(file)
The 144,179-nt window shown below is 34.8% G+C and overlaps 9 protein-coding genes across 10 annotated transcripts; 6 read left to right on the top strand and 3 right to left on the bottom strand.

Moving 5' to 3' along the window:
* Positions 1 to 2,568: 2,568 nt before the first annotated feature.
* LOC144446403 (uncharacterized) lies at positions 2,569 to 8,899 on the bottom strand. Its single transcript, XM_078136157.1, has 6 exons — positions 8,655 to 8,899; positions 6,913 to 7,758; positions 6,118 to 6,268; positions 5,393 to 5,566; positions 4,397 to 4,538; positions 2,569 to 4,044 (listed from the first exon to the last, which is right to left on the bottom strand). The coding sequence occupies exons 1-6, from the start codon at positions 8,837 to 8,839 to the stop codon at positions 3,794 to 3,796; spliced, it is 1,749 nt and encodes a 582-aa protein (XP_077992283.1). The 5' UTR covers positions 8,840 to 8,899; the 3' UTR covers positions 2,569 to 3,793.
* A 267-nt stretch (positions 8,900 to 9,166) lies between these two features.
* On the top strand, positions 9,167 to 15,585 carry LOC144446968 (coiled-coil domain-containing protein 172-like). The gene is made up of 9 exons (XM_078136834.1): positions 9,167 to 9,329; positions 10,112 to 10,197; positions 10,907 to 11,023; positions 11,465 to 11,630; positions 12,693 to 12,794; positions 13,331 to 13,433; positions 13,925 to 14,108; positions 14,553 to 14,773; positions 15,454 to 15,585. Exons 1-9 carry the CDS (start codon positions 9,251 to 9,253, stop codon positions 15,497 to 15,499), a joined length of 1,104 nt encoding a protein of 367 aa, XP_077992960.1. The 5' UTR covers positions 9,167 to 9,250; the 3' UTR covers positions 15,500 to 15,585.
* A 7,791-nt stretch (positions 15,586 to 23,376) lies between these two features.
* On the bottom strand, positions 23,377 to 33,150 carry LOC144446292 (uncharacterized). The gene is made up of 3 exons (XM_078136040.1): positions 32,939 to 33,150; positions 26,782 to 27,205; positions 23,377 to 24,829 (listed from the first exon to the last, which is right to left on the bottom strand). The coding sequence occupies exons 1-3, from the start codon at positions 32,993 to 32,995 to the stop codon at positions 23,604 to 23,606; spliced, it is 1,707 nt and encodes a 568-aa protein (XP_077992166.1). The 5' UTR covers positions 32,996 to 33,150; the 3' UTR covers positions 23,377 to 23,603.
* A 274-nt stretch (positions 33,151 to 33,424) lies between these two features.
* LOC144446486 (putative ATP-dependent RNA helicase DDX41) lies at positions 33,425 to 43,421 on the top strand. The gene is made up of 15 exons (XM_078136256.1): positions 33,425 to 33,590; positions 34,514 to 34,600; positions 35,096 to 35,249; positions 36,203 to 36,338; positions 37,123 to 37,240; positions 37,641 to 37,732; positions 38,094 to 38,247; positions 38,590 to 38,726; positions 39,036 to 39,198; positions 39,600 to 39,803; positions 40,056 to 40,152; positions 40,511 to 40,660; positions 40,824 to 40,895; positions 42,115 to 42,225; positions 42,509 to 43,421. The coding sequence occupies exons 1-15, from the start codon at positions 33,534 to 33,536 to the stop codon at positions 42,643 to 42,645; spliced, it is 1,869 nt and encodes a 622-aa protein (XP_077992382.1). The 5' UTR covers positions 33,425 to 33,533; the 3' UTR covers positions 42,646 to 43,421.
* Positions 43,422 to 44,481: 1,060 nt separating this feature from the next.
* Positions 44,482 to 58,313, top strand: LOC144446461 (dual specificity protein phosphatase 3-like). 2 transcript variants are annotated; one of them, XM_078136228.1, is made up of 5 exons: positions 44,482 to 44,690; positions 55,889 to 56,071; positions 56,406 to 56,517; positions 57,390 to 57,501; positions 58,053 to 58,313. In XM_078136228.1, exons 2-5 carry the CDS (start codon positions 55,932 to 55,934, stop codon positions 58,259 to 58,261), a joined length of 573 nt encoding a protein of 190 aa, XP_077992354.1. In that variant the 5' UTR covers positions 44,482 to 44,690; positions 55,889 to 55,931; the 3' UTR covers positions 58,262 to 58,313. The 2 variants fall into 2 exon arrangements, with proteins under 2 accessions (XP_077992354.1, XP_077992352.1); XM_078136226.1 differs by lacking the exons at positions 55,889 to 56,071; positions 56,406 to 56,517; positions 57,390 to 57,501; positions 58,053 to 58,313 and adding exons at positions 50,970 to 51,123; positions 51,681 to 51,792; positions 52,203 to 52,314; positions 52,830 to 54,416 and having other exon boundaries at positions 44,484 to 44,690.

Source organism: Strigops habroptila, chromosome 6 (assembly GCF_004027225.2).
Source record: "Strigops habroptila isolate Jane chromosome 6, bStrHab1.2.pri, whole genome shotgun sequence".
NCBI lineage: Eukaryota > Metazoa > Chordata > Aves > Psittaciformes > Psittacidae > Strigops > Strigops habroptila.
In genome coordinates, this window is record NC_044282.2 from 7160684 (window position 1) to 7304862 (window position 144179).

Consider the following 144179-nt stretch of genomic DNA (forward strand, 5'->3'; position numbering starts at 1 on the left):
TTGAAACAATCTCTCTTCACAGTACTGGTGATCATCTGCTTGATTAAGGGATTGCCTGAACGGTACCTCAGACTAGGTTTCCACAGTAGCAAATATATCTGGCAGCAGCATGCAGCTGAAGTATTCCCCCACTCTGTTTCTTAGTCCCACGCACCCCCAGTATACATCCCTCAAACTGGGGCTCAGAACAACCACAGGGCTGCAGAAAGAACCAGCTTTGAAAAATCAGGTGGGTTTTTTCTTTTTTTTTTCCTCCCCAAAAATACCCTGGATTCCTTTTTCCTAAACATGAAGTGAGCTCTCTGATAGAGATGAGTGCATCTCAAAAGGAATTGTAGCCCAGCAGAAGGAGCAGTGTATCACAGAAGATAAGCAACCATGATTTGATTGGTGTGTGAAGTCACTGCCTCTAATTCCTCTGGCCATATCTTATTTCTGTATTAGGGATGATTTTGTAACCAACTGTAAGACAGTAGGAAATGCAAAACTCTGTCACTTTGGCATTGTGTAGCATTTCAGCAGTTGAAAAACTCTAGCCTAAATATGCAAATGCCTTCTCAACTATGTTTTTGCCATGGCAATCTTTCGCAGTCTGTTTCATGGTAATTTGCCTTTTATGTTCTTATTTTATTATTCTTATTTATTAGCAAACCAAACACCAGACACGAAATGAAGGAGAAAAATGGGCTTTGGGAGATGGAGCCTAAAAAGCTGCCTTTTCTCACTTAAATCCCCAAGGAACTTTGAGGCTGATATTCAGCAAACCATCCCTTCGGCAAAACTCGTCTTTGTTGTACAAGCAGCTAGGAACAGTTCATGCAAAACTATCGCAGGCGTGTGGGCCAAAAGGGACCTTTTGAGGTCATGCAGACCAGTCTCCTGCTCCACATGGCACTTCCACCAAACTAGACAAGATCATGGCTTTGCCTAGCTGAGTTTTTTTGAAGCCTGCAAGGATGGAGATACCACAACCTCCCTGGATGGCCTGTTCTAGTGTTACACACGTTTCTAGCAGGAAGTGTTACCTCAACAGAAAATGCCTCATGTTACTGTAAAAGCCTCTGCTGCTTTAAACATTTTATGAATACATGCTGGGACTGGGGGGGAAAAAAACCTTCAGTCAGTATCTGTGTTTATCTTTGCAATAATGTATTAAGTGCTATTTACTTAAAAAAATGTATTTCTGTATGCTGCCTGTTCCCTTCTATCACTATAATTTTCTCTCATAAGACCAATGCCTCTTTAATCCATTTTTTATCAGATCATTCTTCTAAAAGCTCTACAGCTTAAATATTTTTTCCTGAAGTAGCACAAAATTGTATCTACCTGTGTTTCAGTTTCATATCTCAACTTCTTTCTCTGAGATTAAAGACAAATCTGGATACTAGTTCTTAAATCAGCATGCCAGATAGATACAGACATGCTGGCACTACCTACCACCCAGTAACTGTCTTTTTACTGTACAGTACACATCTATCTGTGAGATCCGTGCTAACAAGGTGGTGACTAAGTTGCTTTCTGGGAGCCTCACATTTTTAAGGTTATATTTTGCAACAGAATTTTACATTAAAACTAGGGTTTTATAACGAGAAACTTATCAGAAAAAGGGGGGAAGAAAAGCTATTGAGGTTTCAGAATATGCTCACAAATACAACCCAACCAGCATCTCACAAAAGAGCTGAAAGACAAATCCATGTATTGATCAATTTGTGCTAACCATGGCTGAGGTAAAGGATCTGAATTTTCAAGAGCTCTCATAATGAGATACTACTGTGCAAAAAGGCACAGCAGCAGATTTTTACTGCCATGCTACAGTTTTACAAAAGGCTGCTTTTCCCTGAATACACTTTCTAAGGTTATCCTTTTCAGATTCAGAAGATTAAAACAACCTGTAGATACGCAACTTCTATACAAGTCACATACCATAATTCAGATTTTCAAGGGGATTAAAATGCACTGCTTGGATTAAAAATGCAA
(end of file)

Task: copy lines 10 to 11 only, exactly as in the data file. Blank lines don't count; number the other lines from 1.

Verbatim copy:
* LOC144446486 (putative ATP-dependent RNA helicase DDX41) lies at positions 33,425 to 43,421 on the top strand. The gene is made up of 15 exons (XM_078136256.1): positions 33,425 to 33,590; positions 34,514 to 34,600; positions 35,096 to 35,249; positions 36,203 to 36,338; positions 37,123 to 37,240; positions 37,641 to 37,732; positions 38,094 to 38,247; positions 38,590 to 38,726; positions 39,036 to 39,198; positions 39,600 to 39,803; positions 40,056 to 40,152; positions 40,511 to 40,660; positions 40,824 to 40,895; positions 42,115 to 42,225; positions 42,509 to 43,421. The coding sequence occupies exons 1-15, from the start codon at positions 33,534 to 33,536 to the stop codon at positions 42,643 to 42,645; spliced, it is 1,869 nt and encodes a 622-aa protein (XP_077992382.1). The 5' UTR covers positions 33,425 to 33,533; the 3' UTR covers positions 42,646 to 43,421.
* Positions 43,422 to 44,481: 1,060 nt separating this feature from the next.